Democracy & Technology Blog Does the First Amendment mandate net neutrality?

From a “defender” of the First Amendment:

The First Amendment, of course, protects speech only from the government. But access to the Internet is provided by private corporations enabled by government, and protecting the same interests and values that the First Amendment protects, requires in this case that the government create strong policies against incursion by companies that are, at root, profit-seeking rather than civic-minded.

So argues a report from the American Civil Liberties Union entitled “Network Neutrality 101 – Why The Government Must Act To Preserve The Free And Open Internet.”
Basically, the argument seems to be that if the government subsidizes, licenses or regulates something, it can be treated just like the government, at least for First Amendment purposes. That’s wishful thinking.
The ACLU’s rationale for broadband regulation is like the justification upon which the notorious Fairness Doctrine once rested, i.e., that the First Amendment confers a right to be heard. In other words, you as a consumer have a right to see your views expressed in your local newspaper or see or hear them on your local TV or radio broadcasts.
The Supreme Court bought that argument in 1969 in a case involving broadcasters (Red Lion v. FCC), but has never extended it to other media. The Court concluded that the First Amendment standards which applied to newspapers were not appropriate for broadcasting because the airwaves are a scarce resource — and few at the time imagined that innovators and investors would discover and develop ingenious methods of using spectrum in vastly more efficient ways. Of course, today newspapers are scarce and the airwaves support a dazzling array of new uses and carry more communications than ever before. But I guess the mindset of the ACLU is still parked in the 60s. Red Lion was a bad decision, and it’s a good example why we shouldn’t trust policymakers to predict the future of technology.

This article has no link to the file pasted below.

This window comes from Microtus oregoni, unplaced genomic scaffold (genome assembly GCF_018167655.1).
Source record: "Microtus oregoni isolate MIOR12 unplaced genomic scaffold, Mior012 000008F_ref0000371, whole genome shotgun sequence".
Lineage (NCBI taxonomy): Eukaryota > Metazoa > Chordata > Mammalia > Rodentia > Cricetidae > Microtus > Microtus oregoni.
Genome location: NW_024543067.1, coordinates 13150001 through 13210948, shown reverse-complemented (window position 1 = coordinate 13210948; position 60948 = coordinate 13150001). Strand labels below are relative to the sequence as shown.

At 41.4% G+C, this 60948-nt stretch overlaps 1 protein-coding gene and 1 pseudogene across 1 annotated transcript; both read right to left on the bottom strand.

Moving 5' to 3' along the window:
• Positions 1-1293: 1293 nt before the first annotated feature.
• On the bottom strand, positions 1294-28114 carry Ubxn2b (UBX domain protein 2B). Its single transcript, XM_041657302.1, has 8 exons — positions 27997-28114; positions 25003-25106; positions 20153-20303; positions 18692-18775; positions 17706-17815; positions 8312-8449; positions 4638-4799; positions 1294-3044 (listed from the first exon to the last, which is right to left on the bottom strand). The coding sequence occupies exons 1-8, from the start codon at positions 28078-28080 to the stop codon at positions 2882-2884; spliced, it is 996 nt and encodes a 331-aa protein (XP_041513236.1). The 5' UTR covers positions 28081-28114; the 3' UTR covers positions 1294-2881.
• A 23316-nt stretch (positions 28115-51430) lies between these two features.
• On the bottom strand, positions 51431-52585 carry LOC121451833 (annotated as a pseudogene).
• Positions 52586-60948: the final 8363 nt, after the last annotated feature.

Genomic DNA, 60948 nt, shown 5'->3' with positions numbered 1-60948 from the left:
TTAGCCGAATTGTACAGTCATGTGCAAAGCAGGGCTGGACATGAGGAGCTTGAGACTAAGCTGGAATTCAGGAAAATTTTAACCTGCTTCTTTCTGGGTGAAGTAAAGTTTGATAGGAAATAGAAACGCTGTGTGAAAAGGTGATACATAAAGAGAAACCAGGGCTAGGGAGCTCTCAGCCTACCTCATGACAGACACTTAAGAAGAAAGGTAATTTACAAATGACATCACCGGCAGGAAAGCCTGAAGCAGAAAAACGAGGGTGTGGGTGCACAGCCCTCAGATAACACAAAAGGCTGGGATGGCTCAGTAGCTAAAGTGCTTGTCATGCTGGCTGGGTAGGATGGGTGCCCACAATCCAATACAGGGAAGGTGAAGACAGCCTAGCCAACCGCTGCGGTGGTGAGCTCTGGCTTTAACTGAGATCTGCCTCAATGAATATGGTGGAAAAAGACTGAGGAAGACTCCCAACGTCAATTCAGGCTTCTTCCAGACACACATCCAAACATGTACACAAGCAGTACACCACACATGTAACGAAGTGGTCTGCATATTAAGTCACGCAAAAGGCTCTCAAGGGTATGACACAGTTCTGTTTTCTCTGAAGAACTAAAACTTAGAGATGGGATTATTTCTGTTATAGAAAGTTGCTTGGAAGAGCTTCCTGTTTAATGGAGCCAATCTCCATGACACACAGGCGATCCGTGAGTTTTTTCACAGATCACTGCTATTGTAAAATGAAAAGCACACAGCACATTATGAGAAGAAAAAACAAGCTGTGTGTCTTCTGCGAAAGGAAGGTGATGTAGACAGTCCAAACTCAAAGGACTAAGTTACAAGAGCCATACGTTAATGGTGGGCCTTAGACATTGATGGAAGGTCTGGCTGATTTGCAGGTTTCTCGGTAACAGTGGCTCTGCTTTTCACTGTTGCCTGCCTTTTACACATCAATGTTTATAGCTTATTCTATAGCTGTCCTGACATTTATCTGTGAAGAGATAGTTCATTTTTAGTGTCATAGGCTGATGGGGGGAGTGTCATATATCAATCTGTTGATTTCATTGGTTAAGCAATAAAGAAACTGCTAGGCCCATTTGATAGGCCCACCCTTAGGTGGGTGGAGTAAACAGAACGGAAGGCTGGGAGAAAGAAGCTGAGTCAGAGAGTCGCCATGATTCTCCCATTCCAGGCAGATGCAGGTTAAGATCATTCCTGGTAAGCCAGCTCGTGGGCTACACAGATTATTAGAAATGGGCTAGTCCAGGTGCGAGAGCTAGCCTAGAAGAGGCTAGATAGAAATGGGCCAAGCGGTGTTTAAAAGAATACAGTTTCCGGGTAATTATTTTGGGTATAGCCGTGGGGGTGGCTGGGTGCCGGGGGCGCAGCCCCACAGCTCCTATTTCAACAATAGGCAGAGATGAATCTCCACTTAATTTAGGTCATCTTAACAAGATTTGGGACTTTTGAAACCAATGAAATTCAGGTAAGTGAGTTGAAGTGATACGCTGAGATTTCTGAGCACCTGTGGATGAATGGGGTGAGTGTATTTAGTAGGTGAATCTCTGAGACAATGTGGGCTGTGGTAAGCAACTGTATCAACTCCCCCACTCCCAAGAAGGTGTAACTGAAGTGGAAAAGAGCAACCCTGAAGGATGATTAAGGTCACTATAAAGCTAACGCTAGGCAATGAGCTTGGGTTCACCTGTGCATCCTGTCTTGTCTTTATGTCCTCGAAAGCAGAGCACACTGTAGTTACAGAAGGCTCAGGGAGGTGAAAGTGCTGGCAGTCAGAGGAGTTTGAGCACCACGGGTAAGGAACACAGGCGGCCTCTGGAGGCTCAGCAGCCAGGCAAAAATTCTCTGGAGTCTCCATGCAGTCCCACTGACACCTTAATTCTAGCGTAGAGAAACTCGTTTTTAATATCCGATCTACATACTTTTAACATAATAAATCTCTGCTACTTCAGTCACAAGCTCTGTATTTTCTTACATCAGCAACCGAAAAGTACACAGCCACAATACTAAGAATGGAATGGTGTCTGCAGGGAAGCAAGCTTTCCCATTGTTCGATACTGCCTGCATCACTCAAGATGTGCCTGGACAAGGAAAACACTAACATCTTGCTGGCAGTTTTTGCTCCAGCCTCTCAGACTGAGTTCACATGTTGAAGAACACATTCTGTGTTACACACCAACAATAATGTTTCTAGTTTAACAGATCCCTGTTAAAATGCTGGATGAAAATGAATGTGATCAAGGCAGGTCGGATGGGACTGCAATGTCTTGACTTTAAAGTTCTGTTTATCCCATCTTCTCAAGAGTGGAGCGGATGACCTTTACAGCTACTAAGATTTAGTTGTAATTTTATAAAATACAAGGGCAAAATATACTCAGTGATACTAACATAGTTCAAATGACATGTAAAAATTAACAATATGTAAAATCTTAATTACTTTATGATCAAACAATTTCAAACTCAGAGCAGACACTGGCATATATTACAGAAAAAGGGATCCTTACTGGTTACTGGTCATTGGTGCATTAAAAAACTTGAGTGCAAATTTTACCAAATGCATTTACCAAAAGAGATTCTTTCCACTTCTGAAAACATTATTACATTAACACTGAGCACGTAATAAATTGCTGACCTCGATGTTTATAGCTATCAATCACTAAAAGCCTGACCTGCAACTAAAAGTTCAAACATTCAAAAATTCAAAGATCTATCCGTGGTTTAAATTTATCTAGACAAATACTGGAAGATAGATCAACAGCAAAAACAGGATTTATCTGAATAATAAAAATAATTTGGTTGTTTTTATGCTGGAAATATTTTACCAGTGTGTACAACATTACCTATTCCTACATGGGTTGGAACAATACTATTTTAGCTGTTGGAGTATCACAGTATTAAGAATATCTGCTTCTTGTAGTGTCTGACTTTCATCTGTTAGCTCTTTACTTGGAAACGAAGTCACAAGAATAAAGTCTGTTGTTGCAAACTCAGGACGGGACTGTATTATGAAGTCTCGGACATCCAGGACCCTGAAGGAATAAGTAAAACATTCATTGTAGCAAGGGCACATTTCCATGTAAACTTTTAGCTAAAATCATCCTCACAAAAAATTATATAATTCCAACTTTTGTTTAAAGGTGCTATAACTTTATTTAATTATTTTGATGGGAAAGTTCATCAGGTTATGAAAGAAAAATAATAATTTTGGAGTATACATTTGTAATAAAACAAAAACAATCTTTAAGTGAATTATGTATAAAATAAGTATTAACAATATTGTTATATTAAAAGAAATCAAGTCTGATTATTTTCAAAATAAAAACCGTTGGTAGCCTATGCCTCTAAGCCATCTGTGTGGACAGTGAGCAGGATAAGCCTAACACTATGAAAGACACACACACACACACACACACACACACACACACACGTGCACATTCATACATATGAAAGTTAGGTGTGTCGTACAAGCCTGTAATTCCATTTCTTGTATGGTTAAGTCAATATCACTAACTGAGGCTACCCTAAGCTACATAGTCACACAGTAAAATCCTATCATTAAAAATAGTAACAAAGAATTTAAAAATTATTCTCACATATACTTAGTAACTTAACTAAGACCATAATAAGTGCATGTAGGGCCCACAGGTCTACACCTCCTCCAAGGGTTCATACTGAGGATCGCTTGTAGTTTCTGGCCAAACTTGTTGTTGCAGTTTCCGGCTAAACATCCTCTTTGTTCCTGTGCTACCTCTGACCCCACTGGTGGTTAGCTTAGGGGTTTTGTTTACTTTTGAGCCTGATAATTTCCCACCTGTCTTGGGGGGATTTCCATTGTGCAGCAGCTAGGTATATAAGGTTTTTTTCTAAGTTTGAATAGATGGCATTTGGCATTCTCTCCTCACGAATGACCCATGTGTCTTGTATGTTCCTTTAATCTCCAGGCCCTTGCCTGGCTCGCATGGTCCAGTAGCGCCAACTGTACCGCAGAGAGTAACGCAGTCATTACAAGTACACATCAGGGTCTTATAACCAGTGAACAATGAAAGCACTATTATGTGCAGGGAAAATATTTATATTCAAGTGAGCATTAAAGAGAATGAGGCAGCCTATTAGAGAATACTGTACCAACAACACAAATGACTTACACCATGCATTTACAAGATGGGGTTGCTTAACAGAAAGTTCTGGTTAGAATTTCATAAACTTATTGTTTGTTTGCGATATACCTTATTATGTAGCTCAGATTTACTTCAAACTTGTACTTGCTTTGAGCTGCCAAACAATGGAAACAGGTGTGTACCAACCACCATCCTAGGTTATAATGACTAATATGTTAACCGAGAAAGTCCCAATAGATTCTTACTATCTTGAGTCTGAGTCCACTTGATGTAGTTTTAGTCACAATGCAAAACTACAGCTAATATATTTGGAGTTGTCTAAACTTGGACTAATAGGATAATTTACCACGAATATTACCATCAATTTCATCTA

The fact is, all Americans are protected by the First Amendment, including the investors who funded the broadband networks we enjoy today. The First Amendment may play a pivotal role in the net neutrality debate, but possibly not in the way the ACLU hopes.
Professor Laurence H. Tribe was asked at a conference in 2007 whether he thought broadband providers have any editorial freedom or whether they can be forced to act as “common carriers” and accept all customers on equal terms? He predicted that the Supreme Court would probably follow the example it set in 1995 when it ruled that a Boston parade was not merely a conduit for the speech of participants. The Court made it clear that the parade’s organizers could pick and choose the parade’s participants.

Hance Haney

Director and Senior Fellow of the Technology & Democracy Project
Hance Haney served as Director and Senior Fellow of the Technology & Democracy Project at the Discovery Institute, in Washington, D.C. Haney spent ten years as an aide to former Senator Bob Packwood (OR), and advised him in his capacity as chairman of the Senate Communications Subcommittee during the deliberations leading to the Telecommunications Act of 1996. He subsequently held various positions with the United States Telecom Association and Qwest Communications. He earned a B.A. in history from Willamette University and a J.D. from Lewis and Clark Law School in Portland, Oregon.